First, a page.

Thursday, May 30, 2024

Stephon Castle’s breakout Final Four performance powers UConn, sets up epic NCAA title showdown vs. Purdue

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GLENDALE, Ariz. — Stephon Castle’s eyes got big on the opening possession Saturday night when he realized how Alabama intended to guard him.

The UConn freshman’s defender remained rooted in the paint, sagging eight to 10 feet off him and daring him to shoot.

Alabama’s daring strategy backfired when it coaxed newfound assertiveness out of a physically gifted but sometimes tentative future lottery pick. The long, athletic Castle delivered the best performance of his career, exploding for 21 points to power UConn to a hard-earned 86-72 victory over the feisty Crimson Tide in the second of Saturday’s two Final Four games.

Castle’s offensive barrage started in the opening three minutes when the 27% shooter from behind the arc drilled a pair of 3-pointers that Alabama’s Grant Nelson didn’t bother to contest. Castle also backed down small guard Mark Sears and overpowered him for a layup. Before long, he was driving confidently to the rim, making tough floaters and back-cutting for alley-oop dunks.

“It was kind of a disrespect on their end just to guard that far back,” Castle said. “I took advantage of it early. I saw the ball go in early. I thought it started a great night for me.”

The breakout performance from Castle helped ensure that this will be the rare year when the two best teams in college basketball meet in the national title game. On Monday night, it will be UConn versus Purdue, Kling Cong versus Big Maple.

Either UConn or Purdue have been atop the AP poll for more than half this season. As other contenders have fallen off, they’ve remained on a collision course, the Huskies winning their five NCAA tournament games by an average of 25 points and the Boilermakers by a mere 19.6.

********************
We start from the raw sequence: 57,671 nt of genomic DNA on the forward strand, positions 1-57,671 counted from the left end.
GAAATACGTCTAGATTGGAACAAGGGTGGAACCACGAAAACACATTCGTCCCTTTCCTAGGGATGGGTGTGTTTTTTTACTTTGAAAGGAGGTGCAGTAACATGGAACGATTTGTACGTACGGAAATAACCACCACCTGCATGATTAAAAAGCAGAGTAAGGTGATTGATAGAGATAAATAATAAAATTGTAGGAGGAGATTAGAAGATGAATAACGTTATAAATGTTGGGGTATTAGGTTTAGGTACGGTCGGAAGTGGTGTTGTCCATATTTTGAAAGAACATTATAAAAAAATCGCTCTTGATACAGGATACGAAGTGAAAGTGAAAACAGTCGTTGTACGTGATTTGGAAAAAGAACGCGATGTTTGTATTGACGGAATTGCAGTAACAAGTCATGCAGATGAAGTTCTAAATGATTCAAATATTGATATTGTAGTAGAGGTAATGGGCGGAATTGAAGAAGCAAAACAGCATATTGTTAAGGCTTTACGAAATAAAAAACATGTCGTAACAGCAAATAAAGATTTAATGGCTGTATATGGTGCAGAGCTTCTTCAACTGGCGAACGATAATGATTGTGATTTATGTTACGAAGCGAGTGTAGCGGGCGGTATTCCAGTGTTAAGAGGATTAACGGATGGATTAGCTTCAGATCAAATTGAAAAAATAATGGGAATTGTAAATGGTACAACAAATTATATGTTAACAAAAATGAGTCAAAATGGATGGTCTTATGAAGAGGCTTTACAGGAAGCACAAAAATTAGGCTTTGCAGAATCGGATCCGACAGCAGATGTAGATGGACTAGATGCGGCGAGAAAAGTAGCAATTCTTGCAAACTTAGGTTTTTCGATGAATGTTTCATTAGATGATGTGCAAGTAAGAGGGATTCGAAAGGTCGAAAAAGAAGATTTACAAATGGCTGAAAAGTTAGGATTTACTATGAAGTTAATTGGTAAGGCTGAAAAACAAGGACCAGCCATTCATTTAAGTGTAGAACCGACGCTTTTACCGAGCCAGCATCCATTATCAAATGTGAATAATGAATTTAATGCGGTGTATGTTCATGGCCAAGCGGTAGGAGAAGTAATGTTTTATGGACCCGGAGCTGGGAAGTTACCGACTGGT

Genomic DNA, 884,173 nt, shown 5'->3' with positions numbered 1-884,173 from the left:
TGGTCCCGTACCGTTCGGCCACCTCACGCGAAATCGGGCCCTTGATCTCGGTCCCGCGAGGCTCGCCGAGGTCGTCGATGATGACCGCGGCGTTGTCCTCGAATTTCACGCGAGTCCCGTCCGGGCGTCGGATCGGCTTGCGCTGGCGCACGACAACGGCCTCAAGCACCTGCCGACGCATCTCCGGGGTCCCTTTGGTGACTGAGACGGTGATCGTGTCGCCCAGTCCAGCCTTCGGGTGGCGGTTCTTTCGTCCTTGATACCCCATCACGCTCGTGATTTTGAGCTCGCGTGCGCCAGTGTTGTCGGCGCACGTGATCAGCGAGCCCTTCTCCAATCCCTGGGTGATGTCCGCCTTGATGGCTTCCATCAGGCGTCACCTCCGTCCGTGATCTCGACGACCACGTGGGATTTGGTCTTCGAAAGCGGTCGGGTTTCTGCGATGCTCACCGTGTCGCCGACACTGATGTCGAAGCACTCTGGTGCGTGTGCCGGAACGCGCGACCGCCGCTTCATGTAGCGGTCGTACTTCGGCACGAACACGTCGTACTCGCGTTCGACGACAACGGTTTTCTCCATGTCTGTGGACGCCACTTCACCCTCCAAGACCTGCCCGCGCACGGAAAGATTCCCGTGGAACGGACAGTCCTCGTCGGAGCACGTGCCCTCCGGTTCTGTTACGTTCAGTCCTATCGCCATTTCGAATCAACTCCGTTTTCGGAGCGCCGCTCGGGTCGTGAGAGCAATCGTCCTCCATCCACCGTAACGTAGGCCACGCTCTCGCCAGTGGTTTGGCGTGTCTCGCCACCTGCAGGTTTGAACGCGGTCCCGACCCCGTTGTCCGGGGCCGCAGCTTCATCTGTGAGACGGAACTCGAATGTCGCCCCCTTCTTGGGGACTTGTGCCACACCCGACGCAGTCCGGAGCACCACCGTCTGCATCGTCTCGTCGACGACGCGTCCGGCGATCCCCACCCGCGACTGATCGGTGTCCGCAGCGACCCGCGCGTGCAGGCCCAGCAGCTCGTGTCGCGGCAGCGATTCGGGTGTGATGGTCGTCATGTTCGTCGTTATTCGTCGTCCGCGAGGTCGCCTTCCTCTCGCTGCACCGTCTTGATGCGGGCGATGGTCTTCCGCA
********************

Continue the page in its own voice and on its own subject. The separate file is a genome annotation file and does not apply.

The dream title game is at last set. Either UConn will become college basketball’s first repeat national champion since Florida in 2006 and 2007 or Purdue will complete the ultimate redemption arc one year after the humiliation of losing to Fairleigh Dickinson in a 16-versus-1 first-round upset.

Expect Purdue to defend Castle differently than Alabama did. This is a five-star freshman who would’ve regularly produced 21-point scoring nights had he chosen to play for practically any other program besides UConn.

Castle says he came to UConn knowing that he would have to defer at times to returning standouts Donovan Clingan, Alex Karaban and Tristen Newton. Without complaint, he has embraced the role of complementary scorer and perimeter stopper because that’s what UConn has needed from him to win.

“I never won anything in high school,” Castle said. “I never won no national championship or no state championship. Coming here, I wanted to play for a coach that has won before and that will teach me how to win. Coming here was a no-brainer.”

At a time when college basketball is skewing older and more transfer-heavy, Castle’s breakout performance on a Final Four stage served as a reminder that elite freshmen still have value too. Castle, 19, is the only teenager in the starting five for any of the Final Four teams and he was arguably the best player in either game in Glendale on Saturday.

UConn freshman Stephon Castle powered the Huskies into the national title game with the best game of his young career on Saturday in the Final Four against Alabama. (Photo by Christian Petersen/Getty Images)

UConn freshman Stephon Castle powered the Huskies into the national title game with the best game of his young career on Saturday in the Final Four against Alabama. (Photo by Christian Petersen/Getty Images)

Castle kept UConn in striking distance as Alabama was raining down threes in the first half and then helped the Huskies pull away midway through the second half. He might have blown past his career high of 21 had he not sat the final 6:35 after picking up his fourth foul with UConn leading by eight.

“Steph is a great player, ultra-talented,” UConn guard Hassan Diarra said. “If you’re not going to guard him, he’s going to go for 20. He has so many tools to his game. If you’re going to leave him like that, he’s going to go off.”

Entering Saturday’s game, Castle was already considered a projected NBA lottery pick, a high-upside prospect who is a jump shot away from potential stardom. The Alabama game validated Castle as that level of prospect and perhaps opened some eyes of how good he can be.

Nine days ago, Alabama head coach Nate Oats employed a similar strategy against North Carolina in the Sweet 16, leaving the Tar Heels’ non-shooters free and goading them into taking uncomfortable shots.

That approach worked once. It didn’t work twice.

“My shooting numbers haven’t been the best, so I understand it,” Castle said. “But I work super hard. To see those shots fall in early, it was a good feeling.”

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